This is just the beginning

It is difficult to write this letter. After devoting three years to college media, it’s hard to say goodbye without choking back a few tears. 

Working in college media redefined my life. I realized who I was, where I wanted to go and what I wanted to do. I’ve met and worked with hundreds of fellow students, most of whom shared the relentless passion for the ideals of journalism and the potential impact it aspired to bring. These folks became lifelong friends, and I wouldn’t trade anything in the world for them.

When I interviewed for this job around this time last year, I was asked what my biggest strength as a leader was. I told them that I would like to believe I bring the best out of people, and as the editor-in-chief, I would be in the best position to put that into practice.

Little did I know, though, just how much work needed to be done. Well, I sort of knew, since I was the senior editor at the time, but I had no idea how extensive the weaknesses were.

We needed to reorganize our advertising and distribution structure, establish a marketing plan, develop an online-first strategy and build a lasting and recognizable brand. Most importantly, we needed to foster collaboration between editors, reporters, photographers and designers.

Essentially, we needed a complete overhaul. This was not a small feat. So instead of hanging out on a beach all summer, we spent our vacation working on all of this exhaustively within the confines of our newsroom.

Fast forward to present day: we’ve hosted journalism conferences (and even put one together from scratch), tripled our social media reach and online readership, published exclusive daily online content, co-hosted the highly successful (albeit controversial) Student Government election debates, expanded our print distribution to include areas around Downtown Atlanta, and of course, we launched the much-lauded redesign of our print edition along with a brand new website.

I have always believed that the two primary goals of a newspaper are A) be a watchdog and B) cultivate a community. With everything that’s been accomplished this year, I believe we’ve made significant steps in that direction.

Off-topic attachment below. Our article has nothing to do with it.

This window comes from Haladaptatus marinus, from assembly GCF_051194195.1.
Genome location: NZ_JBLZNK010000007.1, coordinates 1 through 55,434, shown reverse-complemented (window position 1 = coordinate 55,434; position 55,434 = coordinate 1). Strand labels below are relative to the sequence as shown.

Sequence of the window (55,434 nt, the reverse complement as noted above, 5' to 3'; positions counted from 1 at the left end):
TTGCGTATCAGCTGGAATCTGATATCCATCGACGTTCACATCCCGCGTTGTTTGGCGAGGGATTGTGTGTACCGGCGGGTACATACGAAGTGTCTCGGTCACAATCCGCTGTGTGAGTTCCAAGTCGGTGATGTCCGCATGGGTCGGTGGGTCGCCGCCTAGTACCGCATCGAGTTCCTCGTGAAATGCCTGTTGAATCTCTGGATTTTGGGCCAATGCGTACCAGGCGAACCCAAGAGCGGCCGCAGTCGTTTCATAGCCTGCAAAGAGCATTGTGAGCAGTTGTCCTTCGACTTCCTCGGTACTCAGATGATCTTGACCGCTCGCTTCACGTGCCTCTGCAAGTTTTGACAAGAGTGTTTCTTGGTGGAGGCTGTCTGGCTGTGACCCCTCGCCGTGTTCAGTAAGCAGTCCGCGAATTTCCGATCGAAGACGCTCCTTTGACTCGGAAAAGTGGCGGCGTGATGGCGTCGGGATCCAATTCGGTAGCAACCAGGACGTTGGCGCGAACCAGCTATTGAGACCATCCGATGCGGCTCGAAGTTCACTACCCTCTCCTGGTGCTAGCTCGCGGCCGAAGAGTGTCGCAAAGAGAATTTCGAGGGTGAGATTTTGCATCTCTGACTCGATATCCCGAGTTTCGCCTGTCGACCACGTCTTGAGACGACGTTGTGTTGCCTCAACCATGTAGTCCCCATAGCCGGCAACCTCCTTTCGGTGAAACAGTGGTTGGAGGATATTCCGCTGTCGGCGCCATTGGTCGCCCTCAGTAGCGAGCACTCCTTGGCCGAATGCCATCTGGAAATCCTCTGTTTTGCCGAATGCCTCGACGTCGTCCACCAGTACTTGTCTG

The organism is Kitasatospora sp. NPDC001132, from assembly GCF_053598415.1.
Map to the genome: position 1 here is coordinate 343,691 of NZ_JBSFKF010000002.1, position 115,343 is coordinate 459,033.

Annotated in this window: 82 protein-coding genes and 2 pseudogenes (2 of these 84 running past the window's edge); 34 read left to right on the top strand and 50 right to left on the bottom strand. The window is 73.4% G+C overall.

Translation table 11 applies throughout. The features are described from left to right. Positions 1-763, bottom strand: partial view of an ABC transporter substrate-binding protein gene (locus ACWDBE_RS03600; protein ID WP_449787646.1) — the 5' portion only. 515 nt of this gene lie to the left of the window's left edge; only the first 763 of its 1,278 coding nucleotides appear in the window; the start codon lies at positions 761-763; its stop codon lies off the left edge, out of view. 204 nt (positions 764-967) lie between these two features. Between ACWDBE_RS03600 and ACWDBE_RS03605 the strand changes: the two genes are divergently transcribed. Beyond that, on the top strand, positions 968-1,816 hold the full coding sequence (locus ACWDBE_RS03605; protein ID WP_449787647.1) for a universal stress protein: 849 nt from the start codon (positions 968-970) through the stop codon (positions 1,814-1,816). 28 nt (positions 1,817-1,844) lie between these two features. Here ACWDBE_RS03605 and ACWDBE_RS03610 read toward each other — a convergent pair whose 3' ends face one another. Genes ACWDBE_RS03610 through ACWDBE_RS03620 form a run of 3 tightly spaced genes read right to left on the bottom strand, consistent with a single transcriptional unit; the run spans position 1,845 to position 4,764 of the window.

I’d like to believe it was my so-called skill in bringing out the best in people, but I can’t consciously take any of the credit. It belongs to the team I was honored to serve with.

It was the biggest lesson I learned as an EIC—you’re only as good as your team, and I was fortunate to have such a passionate group of individuals who worked tirelessly seven days a week to accommodate the paper’s new needs.

No other staff before them worked this hard (not that previous staffs didn’t work hard, but they didn’t have worry about daily online content, intricate print designs and social media interaction) and I couldn’t be prouder of their accomplishments.

Sure, it wasn’t always perfect, but how can we be? We’re students learning the ropes and mistakes were bound to be made, as long as we made the effort to admit our screw-ups and fix it. What was important to us this year was setting a foundation, and one that actually works.

The Signal has come a long way. When I first started working here, editors and reporters never met; neither would recognize each other if they passed in the hallway. Now, reporters, editors, photographers and designers all collaborate on each print story. It’s become more than an organization—we’ve become family.

Which is what makes this farewell so painful. For three years, I have lived and breathed college journalism. And just as we’re taking off, I have to move on. I have spent endless hours in the newsroom, reporting and designing, coaching and pushing, developing and creating—yet I don’t regret a single moment, even when my personal and social life went down the drain. Everything I have learned about journalism, I’ve learned in the newsroom of college media. I’ve never been so intrigued, so invigorated and so inspired.

They were, by far, the best years of my life.

But as I move on to the next phase in my journalism career, I’m excited to see The Signal continue its journey in becoming a journalism powerhouse in the heart of Atlanta. With the stage set for both goals, the road ahead is bright and wide open.

You ain’t seen nothing yet.



1 Comment

  1. Sabastian, it was an honor to work with you. I learned more from you and from working with all of the awesome editorial board members than I learned from several classes combined. I’m proud of where the paper stands now, and I would even venture to say that rather than merely making steps towards goals, we have met and even surpassed them. Next year’s editors and staff members have a solid base to build on, and I see great things in The Signal’s future!

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